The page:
He’ good; he’s a yokozuna, but he’s not big like the guys I competed against. Everybody is trying to compare him to our time. He’s good so let him enjoy it. I definitely think he would have had a tougher time back then. I don’t know why, but there are not so many big guys now. We should have some. It’s no fun watching small guys playing in the ring, ya know? We’ve gotta get some of those big boys out there. The big boys can bang; we’ve just got to find the right guys to get back into that ring.


—— After such an illustrious career and so many victories, what finally led to your retirement?

Injury. My left wrist was the main reason; I just didn’t have any power in my left shoulder after that. So I didn’t think I could maintain the responsibility that a grand champion has.


—— Do you feel that a big responsibility has been lifted off of you?

Definitely more relaxed. I don’t have this top knot (pointing to his head in reference to a sumo’s chonmage or hair style) no more.


—— So now that you’ve become an oyakata, what are your responsibilities?

I’ve become oyakata, but I still have my oyakata above me, so I’m still in training. It’s really a lot of the same things, just that now I don’t have to train—all I have to do is talk. Coaching in the morning is my main  responsibility, that’s my focus.


—— So how is it working with the younger guys that might not have your immense talent and drive?

That’s what I’m there to teach them and show them what they can achieve. I’m there to help them get better, how to improve their technique and to teach them things that are beyond techniques, like how to work hard and concentrate. But, not everybody is born with it, so you’ve got to work at their level so they are not overwhelmed. Starting at that level, then you add things, little by little, so they can get better. You can’t just punish a guy all the time and expect him to learn everything all at once. You’ve got to see where they are and then build on that.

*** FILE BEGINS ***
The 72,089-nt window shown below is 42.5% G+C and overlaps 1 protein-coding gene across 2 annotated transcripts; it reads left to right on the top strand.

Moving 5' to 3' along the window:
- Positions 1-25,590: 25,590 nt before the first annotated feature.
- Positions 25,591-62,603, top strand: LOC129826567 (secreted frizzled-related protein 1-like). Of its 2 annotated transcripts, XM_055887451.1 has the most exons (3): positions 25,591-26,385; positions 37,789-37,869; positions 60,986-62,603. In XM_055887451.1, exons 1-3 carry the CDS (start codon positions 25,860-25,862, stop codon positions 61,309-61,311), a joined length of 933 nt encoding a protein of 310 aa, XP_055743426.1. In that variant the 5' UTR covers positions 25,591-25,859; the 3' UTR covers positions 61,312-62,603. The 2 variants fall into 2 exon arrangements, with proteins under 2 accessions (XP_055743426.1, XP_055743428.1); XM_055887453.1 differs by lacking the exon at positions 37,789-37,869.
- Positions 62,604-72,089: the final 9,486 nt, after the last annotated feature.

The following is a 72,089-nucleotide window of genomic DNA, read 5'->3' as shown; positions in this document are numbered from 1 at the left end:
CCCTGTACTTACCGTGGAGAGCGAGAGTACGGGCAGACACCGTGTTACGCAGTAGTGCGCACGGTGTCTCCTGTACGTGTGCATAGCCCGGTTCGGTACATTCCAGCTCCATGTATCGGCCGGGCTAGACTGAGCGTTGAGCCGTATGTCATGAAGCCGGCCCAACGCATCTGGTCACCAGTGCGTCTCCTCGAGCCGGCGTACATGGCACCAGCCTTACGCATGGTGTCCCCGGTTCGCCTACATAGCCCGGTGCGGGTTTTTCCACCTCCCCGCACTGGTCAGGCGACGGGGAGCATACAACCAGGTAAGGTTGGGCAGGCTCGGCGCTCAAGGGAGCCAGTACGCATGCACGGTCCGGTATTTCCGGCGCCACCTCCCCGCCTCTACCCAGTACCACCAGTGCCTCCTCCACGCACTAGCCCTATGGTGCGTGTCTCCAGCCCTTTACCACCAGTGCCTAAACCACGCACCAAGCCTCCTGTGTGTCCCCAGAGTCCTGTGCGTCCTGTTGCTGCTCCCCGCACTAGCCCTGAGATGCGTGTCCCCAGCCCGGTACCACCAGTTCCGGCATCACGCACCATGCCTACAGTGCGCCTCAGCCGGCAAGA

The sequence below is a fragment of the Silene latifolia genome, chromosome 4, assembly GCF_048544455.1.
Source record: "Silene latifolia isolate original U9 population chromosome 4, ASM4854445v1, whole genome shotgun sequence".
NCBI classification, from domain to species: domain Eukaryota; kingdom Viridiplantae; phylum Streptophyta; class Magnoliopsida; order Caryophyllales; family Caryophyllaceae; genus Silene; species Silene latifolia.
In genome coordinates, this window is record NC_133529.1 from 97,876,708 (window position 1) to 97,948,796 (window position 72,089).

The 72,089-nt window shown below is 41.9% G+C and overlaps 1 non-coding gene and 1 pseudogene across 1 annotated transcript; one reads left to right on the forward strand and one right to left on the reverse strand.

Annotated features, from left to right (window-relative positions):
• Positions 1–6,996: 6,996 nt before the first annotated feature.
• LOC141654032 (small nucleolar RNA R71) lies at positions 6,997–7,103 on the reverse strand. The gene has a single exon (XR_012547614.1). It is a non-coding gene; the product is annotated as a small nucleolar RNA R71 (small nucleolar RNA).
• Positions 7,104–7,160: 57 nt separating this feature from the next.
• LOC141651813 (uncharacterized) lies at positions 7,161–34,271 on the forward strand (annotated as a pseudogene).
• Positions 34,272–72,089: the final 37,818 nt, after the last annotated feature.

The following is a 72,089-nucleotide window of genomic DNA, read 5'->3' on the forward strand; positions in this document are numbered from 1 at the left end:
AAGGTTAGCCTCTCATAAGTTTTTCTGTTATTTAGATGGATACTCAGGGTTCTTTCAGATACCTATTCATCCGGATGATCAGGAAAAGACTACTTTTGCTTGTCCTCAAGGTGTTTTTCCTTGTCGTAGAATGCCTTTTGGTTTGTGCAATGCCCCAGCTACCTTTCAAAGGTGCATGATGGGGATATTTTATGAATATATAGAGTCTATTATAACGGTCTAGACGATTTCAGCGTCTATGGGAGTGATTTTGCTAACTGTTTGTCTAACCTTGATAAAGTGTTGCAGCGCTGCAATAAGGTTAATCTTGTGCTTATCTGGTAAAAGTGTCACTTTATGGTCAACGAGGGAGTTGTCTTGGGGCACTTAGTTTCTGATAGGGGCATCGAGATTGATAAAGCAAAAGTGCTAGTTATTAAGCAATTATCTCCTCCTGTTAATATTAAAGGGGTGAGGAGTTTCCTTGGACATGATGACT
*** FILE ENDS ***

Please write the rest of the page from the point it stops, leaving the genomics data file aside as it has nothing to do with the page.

—— What do you think about the upcoming US Sumo Open and amateur sumo in general?
Do you enjoy it?
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US Sumo guests and participants during a gathering in LA’s Little Tokyo.


I’d like to see a good sumo tournament and see all of them do their best for a great tournament. I enjoy it very much, but I think they need more knowledge about the rules. Amateurs in Japan are at a higher level than this. My opinion is that sumo in Japan have a better understanding of the sport and the techniques. There is so much more than just pushing or pulling your opponent out. I’d like to teach them those points. This tournament some Japanese sumo here, so hopefully the others can learn from them too.


—— Now that you have a little more free time, what do you like to do?

I like to listen to music, go to the beach and hang out, or go to the park and just relax.


—— What’s next for sumo? Are there any other great Hawaiian sumo on the horizon?

Not yet, but I’m working on it. We are trying to get back on the right track. It’s one of my personal interests and very important to me. People everywhere love sumo, so I’d like it to spread here and around the world. We just need to get more athletes involved. That’s why, when I’ve got the chance, I like coming out to events like this (US Sumo Open) and the Grand Sumo Las Vegas tournament. I want to share this sport with the world. I want everyone to have the chance to love it like I do.


Musashimaru Koyo ・・・・・・・・・・・・・・・・・・・・・・・・・・・・・・

Musashimaru Koyo is the given sumo name of Fiamalu Penitani. Born on May 2, 1971 in American Samoa, Musahimaru was raised in Waianae, Oahu and after high school moved to Japan to pursue his sumo career with the Musashigawa-beya. Since his sumo debut in 1989, Musashimaru quickly ascended the sumo ranks, from juryo in July of 1991 to makuuchi in November the same year. In 1994, he earned a promotion to ozeki, just prior to the Haru Basho, before being recognized with sumo’s highest rank, as Japan’s 67th yokozuna, or grand champion, in 1999. Throughout his career, the 6-foot-4 500 pound, Musahimaru compiled a record of 779 wins, 294 losses and 115 draws, while winning 12 yusho or sumo tournaments. During that time he was also recognized with shukunsh, outstanding performance, kantosho, fighting spirit, and 2 ginisho, outstanding technique, awards. Among his many accomplishments, Musashimaru holds the record for most consecutive kachikoshi, winning record, at 55 consecutive tournaments. Since reitiring from competition in 2003, Musashimaru has continued to stay close to sumo by serving as oyakata at Mushashigawa-beya and sumo’s unofficial international ambassador. He’s made numerous appearances as an ambassador promoting the sport, including the Grand Sumo Tournament in Las Vegas and US Sumo Open in Los Angeles in 2004 and 2006.


(05-01-2006 issue,  Interviewed by Terry Nicholas)